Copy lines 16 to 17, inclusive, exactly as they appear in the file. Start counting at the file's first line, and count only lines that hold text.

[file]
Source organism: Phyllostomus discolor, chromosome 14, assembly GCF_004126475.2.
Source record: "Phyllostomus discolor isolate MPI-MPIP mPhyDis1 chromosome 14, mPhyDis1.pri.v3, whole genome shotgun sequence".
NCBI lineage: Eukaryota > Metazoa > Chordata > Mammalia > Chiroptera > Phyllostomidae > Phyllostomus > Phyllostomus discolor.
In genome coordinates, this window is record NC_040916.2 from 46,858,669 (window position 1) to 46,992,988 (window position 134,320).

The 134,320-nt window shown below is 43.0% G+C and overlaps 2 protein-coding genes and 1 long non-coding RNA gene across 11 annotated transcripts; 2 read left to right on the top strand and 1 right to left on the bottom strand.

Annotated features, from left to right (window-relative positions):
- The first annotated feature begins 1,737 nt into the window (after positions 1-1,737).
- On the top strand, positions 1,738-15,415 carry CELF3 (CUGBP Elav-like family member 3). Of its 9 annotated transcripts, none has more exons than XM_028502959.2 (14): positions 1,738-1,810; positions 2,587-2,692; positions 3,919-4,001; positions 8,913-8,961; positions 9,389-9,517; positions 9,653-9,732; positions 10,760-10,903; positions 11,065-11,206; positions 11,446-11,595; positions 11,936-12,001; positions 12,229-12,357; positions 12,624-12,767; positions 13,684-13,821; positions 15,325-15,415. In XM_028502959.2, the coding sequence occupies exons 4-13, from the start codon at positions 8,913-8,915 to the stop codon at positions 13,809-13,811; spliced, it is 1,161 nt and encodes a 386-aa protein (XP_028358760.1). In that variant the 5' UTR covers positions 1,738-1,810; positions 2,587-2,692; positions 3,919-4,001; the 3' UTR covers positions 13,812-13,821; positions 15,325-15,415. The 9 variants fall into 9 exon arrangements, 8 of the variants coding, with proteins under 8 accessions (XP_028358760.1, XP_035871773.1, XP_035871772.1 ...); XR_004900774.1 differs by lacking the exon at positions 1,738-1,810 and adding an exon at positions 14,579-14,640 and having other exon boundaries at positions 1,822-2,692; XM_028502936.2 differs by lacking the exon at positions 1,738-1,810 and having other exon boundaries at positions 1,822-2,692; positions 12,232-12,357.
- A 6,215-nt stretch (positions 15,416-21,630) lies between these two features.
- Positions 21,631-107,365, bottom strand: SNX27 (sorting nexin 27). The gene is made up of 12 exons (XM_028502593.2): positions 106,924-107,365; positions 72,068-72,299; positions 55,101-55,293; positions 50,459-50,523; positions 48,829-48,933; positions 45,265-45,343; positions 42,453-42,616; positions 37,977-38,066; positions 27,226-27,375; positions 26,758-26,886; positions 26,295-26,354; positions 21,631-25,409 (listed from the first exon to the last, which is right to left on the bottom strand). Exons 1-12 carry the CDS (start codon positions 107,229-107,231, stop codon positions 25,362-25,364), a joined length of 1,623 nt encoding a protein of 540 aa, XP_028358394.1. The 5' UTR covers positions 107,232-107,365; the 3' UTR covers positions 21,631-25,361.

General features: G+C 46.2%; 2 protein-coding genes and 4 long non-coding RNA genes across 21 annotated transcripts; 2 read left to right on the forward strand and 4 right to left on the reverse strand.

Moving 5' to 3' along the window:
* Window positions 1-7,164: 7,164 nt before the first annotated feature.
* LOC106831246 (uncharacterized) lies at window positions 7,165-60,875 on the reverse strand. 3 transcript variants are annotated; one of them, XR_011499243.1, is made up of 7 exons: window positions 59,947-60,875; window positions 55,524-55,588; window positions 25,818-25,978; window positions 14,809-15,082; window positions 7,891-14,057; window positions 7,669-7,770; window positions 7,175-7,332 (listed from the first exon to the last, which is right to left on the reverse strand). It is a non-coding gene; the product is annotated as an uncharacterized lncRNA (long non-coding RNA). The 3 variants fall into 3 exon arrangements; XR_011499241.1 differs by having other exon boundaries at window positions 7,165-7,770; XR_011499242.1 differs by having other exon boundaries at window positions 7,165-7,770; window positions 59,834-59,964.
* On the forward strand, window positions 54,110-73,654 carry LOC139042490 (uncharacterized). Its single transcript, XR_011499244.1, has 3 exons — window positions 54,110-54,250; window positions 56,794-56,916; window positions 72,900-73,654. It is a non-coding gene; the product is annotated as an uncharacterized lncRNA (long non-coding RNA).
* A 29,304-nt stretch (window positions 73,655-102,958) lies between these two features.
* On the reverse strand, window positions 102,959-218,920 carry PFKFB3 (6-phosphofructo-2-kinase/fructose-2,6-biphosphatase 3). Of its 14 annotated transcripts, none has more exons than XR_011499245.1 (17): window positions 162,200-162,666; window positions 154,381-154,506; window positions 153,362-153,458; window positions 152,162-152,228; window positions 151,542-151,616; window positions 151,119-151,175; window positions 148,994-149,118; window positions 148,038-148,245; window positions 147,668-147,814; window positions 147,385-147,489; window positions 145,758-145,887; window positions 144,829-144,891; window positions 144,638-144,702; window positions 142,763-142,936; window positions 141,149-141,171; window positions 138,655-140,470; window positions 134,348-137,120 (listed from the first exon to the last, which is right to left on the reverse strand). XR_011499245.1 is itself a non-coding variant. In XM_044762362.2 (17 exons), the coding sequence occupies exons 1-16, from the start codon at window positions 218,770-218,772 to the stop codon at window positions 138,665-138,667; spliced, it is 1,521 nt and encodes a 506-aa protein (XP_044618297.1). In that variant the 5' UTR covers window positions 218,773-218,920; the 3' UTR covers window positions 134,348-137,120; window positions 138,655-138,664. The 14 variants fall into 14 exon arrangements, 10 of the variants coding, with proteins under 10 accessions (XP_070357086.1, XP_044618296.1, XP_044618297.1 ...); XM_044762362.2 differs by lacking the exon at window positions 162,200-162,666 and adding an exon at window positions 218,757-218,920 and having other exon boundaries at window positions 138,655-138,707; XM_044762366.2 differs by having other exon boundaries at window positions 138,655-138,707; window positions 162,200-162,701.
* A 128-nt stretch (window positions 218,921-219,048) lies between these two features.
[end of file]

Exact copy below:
* A 29,304-nt stretch (window positions 73,655-102,958) lies between these two features.
* On the reverse strand, window positions 102,959-218,920 carry PFKFB3 (6-phosphofructo-2-kinase/fructose-2,6-biphosphatase 3). Of its 14 annotated transcripts, none has more exons than XR_011499245.1 (17): window positions 162,200-162,666; window positions 154,381-154,506; window positions 153,362-153,458; window positions 152,162-152,228; window positions 151,542-151,616; window positions 151,119-151,175; window positions 148,994-149,118; window positions 148,038-148,245; window positions 147,668-147,814; window positions 147,385-147,489; window positions 145,758-145,887; window positions 144,829-144,891; window positions 144,638-144,702; window positions 142,763-142,936; window positions 141,149-141,171; window positions 138,655-140,470; window positions 134,348-137,120 (listed from the first exon to the last, which is right to left on the reverse strand). XR_011499245.1 is itself a non-coding variant. In XM_044762362.2 (17 exons), the coding sequence occupies exons 1-16, from the start codon at window positions 218,770-218,772 to the stop codon at window positions 138,665-138,667; spliced, it is 1,521 nt and encodes a 506-aa protein (XP_044618297.1). In that variant the 5' UTR covers window positions 218,773-218,920; the 3' UTR covers window positions 134,348-137,120; window positions 138,655-138,664. The 14 variants fall into 14 exon arrangements, 10 of the variants coding, with proteins under 10 accessions (XP_070357086.1, XP_044618296.1, XP_044618297.1 ...); XM_044762362.2 differs by lacking the exon at window positions 162,200-162,666 and adding an exon at window positions 218,757-218,920 and having other exon boundaries at window positions 138,655-138,707; XM_044762366.2 differs by having other exon boundaries at window positions 138,655-138,707; window positions 162,200-162,701.